3. Industry Analysis and Trends


Do your homework and relay this as simply as possible! This could be with the use of graphs and charts. Business plans should be easy to read and someone with no knowledge of your trade should be able to understand the information you present, especially pertinent if you are looking to raise finance.


4. Products and Services


Provide a brief description of the main activities of your business. List the different ranges of products you sell or services you offer. How are these provided to the company and by whom? Do you have plans for growth? Are you going to be introducing any new product lines? Do you own a patent, copyright or trademark? if so; they should be added here.


You should also spell out how your product or service differs from the competition? how does it fill a gap in the market space and why will people be looking for your product or service? Basically, convey clearly and concisely why your business is a good investment.


5. Customer Analysis


Make it in-depth and give this section some careful consideration, going blindly into business without a clear target customer or customer segment in mind is not a good idea. Your business is likely to be in demand from certain segments so do your research and summarise it in this section.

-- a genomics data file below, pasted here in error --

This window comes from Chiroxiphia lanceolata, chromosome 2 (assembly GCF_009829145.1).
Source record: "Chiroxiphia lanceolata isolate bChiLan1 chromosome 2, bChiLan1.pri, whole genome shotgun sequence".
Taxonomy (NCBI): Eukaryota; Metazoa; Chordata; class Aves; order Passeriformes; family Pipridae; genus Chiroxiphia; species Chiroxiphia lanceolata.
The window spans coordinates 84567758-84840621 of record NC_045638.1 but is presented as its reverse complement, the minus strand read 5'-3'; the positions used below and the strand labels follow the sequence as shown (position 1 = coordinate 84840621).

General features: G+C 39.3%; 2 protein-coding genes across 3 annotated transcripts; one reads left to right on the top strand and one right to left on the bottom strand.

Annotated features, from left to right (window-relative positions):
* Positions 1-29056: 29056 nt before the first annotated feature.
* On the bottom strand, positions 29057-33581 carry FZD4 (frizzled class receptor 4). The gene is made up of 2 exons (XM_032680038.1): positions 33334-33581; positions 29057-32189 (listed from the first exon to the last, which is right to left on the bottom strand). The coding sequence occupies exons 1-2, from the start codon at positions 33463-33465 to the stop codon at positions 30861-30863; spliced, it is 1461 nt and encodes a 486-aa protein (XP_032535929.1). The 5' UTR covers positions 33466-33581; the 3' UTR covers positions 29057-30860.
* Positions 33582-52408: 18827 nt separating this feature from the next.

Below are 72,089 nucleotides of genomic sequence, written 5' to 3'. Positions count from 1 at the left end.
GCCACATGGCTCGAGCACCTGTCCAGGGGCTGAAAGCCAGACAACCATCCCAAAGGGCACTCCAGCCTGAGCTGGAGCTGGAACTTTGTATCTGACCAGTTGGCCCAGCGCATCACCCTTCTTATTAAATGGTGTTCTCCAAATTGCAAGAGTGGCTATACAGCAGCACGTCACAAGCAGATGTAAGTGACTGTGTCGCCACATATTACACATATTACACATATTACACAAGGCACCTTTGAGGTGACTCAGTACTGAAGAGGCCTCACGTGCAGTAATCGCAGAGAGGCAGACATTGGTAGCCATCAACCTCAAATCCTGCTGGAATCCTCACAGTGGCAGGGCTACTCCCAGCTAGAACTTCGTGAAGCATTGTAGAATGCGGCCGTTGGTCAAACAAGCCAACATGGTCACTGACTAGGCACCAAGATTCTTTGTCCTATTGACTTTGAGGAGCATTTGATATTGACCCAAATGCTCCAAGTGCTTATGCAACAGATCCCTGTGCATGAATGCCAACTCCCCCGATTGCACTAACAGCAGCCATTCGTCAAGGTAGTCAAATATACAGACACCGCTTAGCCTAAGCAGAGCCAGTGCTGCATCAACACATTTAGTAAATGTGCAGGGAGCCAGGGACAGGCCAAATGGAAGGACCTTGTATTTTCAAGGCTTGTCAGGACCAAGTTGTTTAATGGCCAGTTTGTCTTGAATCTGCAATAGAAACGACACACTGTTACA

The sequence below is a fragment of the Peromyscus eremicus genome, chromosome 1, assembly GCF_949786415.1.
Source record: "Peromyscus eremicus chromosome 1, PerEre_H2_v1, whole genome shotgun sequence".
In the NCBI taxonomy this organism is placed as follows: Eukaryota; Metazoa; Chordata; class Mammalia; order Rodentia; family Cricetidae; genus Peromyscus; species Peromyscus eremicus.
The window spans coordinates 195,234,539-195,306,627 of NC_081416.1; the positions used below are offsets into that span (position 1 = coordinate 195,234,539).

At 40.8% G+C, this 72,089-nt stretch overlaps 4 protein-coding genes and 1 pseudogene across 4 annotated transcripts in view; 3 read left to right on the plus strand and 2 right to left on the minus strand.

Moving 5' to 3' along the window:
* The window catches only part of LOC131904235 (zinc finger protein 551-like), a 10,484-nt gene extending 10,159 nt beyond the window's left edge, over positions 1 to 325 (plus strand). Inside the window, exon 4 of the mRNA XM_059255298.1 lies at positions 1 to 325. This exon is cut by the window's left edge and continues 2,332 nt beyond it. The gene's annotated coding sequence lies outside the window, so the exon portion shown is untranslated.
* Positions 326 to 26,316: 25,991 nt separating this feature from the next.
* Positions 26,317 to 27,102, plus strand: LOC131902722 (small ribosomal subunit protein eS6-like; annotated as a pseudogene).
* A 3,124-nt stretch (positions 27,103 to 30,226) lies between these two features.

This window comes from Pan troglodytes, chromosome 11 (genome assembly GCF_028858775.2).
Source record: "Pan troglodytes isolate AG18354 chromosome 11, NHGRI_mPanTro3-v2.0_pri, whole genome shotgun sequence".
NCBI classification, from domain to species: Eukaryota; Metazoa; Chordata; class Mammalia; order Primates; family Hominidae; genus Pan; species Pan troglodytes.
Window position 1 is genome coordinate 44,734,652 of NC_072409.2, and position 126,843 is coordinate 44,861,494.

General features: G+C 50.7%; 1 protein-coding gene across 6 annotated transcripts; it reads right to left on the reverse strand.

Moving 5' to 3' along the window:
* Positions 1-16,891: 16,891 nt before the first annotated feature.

Try to identify different groups of customers. e.g. you may sell to a certain segment of the general public, but also be able to agree contracts with organisations – these would be considered two different groups of customers.


6. Market Analysis


This section should include information about the industry and the overall outlook, size growth and outlook should also be included, who your target market is, the competition you face and how you intend to seat yourself amongst it all.


Stats should be included within this section, but a more detailed analysis should be included in the appendix. Lead times for products and services should also be included and any results from market research. A SWOT (strengths weakness, opportunities and threats analysis should also be completed here.


7. Competitive Analysis


It is important to analyse the competition, in doing this, it will allow you to track how your business compares in terms of product or service, the market share, customers, pricing, financial resources, any staffing, location, financial data and marketing methods.


Once you have completed the competitor analysis, you will be able to form a strategy and make the most of the opportunities that present themselves to you. You will also be able to deal with threats before they arise.


8. Marketing Strategy